The unconventional resource boom that hit the United States and Europe had gone relatively unnoticed in Russia until recently. Ignoring the world’s fascination with the potential of unconventional hydrocarbon resources, Russia repeatedly downplayed their importance and maintained its focus on the development of its rich conventional reserves.
That was until in the fall of 2012 when Russia suddenly re-engaged in intense drafting of legislation for tax incentives related to tight oil that came to life one year later. The tax incentives, enacted in July 2013, have been an offspring of the burst of Arctic deals between Rosneft, a state-controlled oil company, and foreign investors.
While the political will appears to be behind the reforms and the economic benefits are promising, the question, however, remains whether this reform will grow into a comprehensive regulation for unconventionals in Russia or remain a one-time, partial solution for a piece of the larger Arctic deals.
Legislation: The First Attempt
Although Russia has outwardly acted coolly to unconventional development, the 2013 amendments establishing tax incentives are not the Russian legislature’s first attempt at tackling the economic hurdles of unconventional development. The first attempts to establish regulation related to Russian unconventional development date back to 1998 when Russia introduced a package of economic incentives to encourage the development of tight oil. The 1998 measures provided for tax relief with respect to oil reserves qualifying as “hard to extract.” The determination as to whether an oil reserve was “hard to extract” was made by the State Reserves Committee on a case-by-case basis upon an application from a subsoil user. In its determination, the State Reserves Committee relied on certain, non-exhaustive, “temporary criteria for qualifying oil reserves as hard to extract” developed by the Ministry of Natural Resources for that purpose.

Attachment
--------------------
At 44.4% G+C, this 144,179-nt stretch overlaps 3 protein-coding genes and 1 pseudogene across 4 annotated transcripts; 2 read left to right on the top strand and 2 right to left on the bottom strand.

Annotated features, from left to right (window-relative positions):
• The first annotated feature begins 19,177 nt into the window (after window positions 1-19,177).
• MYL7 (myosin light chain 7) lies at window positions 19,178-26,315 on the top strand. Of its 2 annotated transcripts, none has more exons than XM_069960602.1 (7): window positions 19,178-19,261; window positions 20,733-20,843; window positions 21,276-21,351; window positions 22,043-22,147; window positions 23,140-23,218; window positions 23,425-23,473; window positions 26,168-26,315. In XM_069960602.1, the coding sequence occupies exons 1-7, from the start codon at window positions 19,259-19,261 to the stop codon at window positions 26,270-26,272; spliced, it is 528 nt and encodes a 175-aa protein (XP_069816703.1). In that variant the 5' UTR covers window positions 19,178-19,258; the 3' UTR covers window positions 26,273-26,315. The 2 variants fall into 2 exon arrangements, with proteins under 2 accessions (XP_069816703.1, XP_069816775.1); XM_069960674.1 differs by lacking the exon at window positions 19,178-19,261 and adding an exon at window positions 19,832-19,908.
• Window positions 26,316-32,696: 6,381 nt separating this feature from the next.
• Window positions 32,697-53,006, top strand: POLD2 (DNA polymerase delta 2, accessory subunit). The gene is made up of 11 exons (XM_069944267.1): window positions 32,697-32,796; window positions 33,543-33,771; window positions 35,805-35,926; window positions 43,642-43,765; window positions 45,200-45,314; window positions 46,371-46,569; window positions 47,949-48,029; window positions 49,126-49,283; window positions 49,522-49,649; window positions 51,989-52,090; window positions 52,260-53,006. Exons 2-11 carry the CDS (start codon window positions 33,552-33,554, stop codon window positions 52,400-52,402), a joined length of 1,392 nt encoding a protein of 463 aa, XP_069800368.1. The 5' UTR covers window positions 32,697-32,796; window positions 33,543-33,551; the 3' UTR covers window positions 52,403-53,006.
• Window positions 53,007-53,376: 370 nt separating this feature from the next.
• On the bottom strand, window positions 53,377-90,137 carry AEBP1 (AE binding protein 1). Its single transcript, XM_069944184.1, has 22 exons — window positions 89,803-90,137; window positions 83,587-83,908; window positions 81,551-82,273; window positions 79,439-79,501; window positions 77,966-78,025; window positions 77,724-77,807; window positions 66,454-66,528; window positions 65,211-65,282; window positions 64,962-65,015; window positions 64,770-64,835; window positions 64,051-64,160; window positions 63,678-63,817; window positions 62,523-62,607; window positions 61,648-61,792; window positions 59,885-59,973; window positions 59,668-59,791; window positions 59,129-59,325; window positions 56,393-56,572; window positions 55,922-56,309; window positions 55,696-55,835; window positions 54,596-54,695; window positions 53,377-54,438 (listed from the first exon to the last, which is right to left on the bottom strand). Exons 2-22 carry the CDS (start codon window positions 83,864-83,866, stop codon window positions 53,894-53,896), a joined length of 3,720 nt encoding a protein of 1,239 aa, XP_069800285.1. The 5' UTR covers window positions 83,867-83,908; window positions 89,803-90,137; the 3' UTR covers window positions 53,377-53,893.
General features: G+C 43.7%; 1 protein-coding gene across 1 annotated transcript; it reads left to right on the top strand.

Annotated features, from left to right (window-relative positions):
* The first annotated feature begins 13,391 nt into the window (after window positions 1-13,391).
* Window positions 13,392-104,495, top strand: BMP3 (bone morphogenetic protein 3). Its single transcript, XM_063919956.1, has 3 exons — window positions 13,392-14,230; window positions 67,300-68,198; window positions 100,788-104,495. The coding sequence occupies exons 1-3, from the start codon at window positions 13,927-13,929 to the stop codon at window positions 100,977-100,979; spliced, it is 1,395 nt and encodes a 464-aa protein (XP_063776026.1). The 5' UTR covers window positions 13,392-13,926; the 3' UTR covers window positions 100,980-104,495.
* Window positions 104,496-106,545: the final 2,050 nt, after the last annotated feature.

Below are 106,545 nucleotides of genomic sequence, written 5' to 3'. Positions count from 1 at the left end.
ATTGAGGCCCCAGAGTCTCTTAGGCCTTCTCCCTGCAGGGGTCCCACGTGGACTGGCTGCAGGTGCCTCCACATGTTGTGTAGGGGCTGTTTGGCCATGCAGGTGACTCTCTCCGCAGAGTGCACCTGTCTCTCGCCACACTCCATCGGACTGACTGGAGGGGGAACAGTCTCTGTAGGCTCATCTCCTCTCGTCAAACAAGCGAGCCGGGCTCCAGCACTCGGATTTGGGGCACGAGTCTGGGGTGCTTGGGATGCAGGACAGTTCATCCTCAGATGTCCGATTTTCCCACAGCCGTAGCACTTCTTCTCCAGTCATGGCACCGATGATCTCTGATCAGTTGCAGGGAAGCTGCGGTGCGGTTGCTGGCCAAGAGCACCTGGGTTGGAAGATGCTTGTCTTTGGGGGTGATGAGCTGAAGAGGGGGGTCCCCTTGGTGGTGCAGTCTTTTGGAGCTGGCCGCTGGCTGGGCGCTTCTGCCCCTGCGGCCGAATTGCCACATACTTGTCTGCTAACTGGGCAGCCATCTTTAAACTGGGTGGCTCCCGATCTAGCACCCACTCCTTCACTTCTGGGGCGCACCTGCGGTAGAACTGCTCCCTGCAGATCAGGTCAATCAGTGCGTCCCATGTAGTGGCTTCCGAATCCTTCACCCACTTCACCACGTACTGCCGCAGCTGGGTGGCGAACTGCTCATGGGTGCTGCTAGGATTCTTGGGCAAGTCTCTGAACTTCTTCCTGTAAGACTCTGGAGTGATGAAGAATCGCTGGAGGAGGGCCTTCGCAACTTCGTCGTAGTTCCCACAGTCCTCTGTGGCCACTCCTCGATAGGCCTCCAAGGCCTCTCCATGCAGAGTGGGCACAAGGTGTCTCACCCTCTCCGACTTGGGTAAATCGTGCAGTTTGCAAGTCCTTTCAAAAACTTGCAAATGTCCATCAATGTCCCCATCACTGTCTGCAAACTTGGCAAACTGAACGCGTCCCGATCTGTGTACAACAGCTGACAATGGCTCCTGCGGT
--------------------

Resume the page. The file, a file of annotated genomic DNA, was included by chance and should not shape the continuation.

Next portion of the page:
However, by 2002, the 1998 measures had been abolished in the course of tax reform that replaced various mandatory payments related to subsoil use by a unified mineral extraction tax. Since then there have not been any significant legislative developments with respect to Russian unconventional reserves until the end of 2012.
Lost in the Fog
The lack of legislative development with respect to unconventional reserves in Russia has created a number of obstacles for the potential development of these high-cost unconventional plays. Among other things, at the most basic level, Russia does not have a commonly agreed legal definition of what constitutes an unconventional reserve. It has remained largely debated whether such definition should be based on geological, technological or economical criteria. In the absence of such general definition, Russian legislation relies on various criteria, which differ in their interpretation of what resources should be treated as unconventional.
For example, the Russian PSA Law, adopted in 1996, provides that a production sharing agreement can be granted, among other things, “when development of a field requires application of special costly technologies for extraction of significant volumes of hard to extract subsoil reserves in difficult geological conditions.” Nevertheless, while the PSA Law provides this possibility, this definition has